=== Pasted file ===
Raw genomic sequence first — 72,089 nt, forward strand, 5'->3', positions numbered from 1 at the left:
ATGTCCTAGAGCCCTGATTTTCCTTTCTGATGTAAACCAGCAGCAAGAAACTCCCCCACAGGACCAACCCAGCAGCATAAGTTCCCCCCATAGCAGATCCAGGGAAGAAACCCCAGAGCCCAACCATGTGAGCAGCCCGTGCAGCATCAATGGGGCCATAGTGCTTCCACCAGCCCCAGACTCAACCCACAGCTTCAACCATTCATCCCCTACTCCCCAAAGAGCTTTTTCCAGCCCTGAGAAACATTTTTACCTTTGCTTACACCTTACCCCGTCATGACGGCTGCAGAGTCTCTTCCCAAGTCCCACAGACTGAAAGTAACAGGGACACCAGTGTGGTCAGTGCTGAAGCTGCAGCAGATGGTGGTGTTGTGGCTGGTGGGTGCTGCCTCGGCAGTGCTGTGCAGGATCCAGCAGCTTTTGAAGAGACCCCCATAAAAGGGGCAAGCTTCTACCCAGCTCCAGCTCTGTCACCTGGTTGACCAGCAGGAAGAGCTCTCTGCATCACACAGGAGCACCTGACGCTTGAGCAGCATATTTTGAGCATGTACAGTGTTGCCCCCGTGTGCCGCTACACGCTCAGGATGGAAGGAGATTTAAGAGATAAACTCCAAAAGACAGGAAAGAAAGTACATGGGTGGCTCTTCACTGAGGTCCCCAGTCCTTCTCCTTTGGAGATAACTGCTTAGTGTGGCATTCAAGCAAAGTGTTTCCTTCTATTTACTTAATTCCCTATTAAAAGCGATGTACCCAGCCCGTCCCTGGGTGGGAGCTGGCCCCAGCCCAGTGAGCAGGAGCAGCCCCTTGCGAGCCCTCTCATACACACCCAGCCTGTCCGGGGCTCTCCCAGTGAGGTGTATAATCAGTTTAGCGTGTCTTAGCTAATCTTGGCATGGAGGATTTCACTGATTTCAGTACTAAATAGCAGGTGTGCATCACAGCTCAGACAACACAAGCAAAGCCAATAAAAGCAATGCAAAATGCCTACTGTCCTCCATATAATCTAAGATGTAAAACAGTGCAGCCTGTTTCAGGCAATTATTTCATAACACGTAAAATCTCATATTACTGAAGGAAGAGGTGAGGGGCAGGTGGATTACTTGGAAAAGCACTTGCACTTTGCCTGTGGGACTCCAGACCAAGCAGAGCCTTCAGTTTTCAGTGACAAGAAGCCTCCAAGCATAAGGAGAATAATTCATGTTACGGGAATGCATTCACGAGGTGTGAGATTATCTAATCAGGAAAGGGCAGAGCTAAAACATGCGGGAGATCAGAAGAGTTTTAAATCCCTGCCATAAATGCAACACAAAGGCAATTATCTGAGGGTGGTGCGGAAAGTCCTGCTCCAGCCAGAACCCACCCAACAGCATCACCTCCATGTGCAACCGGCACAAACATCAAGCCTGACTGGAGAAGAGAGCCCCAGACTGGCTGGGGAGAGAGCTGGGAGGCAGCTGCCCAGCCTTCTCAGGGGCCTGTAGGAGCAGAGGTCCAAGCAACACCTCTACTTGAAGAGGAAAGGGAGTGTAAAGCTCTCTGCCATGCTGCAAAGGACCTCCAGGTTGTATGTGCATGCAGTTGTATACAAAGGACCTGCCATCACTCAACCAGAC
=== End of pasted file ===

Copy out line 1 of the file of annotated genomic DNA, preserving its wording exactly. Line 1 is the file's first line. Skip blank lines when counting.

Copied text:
Raw genomic sequence first — 72,089 nt, forward strand, 5'->3', positions numbered from 1 at the left: